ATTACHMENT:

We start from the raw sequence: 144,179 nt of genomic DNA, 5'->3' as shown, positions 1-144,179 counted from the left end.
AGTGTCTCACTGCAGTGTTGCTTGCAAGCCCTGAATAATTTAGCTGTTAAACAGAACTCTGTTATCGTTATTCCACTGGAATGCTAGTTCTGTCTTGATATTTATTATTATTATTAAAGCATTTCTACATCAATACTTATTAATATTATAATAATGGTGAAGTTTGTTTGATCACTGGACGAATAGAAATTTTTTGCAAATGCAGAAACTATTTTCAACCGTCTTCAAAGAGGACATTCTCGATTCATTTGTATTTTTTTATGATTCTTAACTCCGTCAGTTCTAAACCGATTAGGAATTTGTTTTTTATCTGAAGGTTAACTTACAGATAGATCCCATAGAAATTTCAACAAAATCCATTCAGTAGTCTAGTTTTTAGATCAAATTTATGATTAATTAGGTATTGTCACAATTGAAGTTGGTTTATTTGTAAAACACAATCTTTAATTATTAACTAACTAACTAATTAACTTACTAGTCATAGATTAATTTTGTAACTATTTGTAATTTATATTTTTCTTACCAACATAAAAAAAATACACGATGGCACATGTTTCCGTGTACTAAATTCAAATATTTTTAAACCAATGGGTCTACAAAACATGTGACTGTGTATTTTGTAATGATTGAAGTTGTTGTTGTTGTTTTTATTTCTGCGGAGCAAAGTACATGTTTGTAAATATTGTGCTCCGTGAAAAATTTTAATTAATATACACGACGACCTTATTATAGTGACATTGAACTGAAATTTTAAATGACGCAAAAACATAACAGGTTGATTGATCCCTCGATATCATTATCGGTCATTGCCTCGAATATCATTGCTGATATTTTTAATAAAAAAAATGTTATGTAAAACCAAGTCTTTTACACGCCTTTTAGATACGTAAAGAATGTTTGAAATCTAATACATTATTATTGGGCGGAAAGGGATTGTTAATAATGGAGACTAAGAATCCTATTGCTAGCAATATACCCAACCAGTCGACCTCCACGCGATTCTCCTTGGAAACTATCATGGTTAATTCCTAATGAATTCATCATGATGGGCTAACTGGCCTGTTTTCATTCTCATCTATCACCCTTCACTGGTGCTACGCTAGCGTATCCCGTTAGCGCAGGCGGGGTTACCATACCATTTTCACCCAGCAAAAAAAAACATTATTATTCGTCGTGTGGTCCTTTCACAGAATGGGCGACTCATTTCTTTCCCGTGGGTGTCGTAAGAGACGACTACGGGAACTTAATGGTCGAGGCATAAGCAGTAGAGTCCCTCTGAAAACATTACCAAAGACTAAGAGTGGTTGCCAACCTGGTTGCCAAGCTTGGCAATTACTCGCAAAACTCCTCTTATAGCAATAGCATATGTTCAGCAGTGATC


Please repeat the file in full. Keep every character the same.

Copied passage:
We start from the raw sequence: 144,179 nt of genomic DNA, 5'->3' as shown, positions 1-144,179 counted from the left end.
AGTGTCTCACTGCAGTGTTGCTTGCAAGCCCTGAATAATTTAGCTGTTAAACAGAACTCTGTTATCGTTATTCCACTGGAATGCTAGTTCTGTCTTGATATTTATTATTATTATTAAAGCATTTCTACATCAATACTTATTAATATTATAATAATGGTGAAGTTTGTTTGATCACTGGACGAATAGAAATTTTTTGCAAATGCAGAAACTATTTTCAACCGTCTTCAAAGAGGACATTCTCGATTCATTTGTATTTTTTTATGATTCTTAACTCCGTCAGTTCTAAACCGATTAGGAATTTGTTTTTTATCTGAAGGTTAACTTACAGATAGATCCCATAGAAATTTCAACAAAATCCATTCAGTAGTCTAGTTTTTAGATCAAATTTATGATTAATTAGGTATTGTCACAATTGAAGTTGGTTTATTTGTAAAACACAATCTTTAATTATTAACTAACTAACTAATTAACTTACTAGTCATAGATTAATTTTGTAACTATTTGTAATTTATATTTTTCTTACCAACATAAAAAAAATACACGATGGCACATGTTTCCGTGTACTAAATTCAAATATTTTTAAACCAATGGGTCTACAAAACATGTGACTGTGTATTTTGTAATGATTGAAGTTGTTGTTGTTGTTTTTATTTCTGCGGAGCAAAGTACATGTTTGTAAATATTGTGCTCCGTGAAAAATTTTAATTAATATACACGACGACCTTATTATAGTGACATTGAACTGAAATTTTAAATGACGCAAAAACATAACAGGTTGATTGATCCCTCGATATCATTATCGGTCATTGCCTCGAATATCATTGCTGATATTTTTAATAAAAAAAATGTTATGTAAAACCAAGTCTTTTACACGCCTTTTAGATACGTAAAGAATGTTTGAAATCTAATACATTATTATTGGGCGGAAAGGGATTGTTAATAATGGAGACTAAGAATCCTATTGCTAGCAATATACCCAACCAGTCGACCTCCACGCGATTCTCCTTGGAAACTATCATGGTTAATTCCTAATGAATTCATCATGATGGGCTAACTGGCCTGTTTTCATTCTCATCTATCACCCTTCACTGGTGCTACGCTAGCGTATCCCGTTAGCGCAGGCGGGGTTACCATACCATTTTCACCCAGCAAAAAAAAACATTATTATTCGTCGTGTGGTCCTTTCACAGAATGGGCGACTCATTTCTTTCCCGTGGGTGTCGTAAGAGACGACTACGGGAACTTAATGGTCGAGGCATAAGCAGTAGAGTCCCTCTGAAAACATTACCAAAGACTAAGAGTGGTTGCCAACCTGGTTGCCAAGCTTGGCAATTACTCGCAAAACTCCTCTTATAGCAATAGCATATGTTCAGCAGTGATC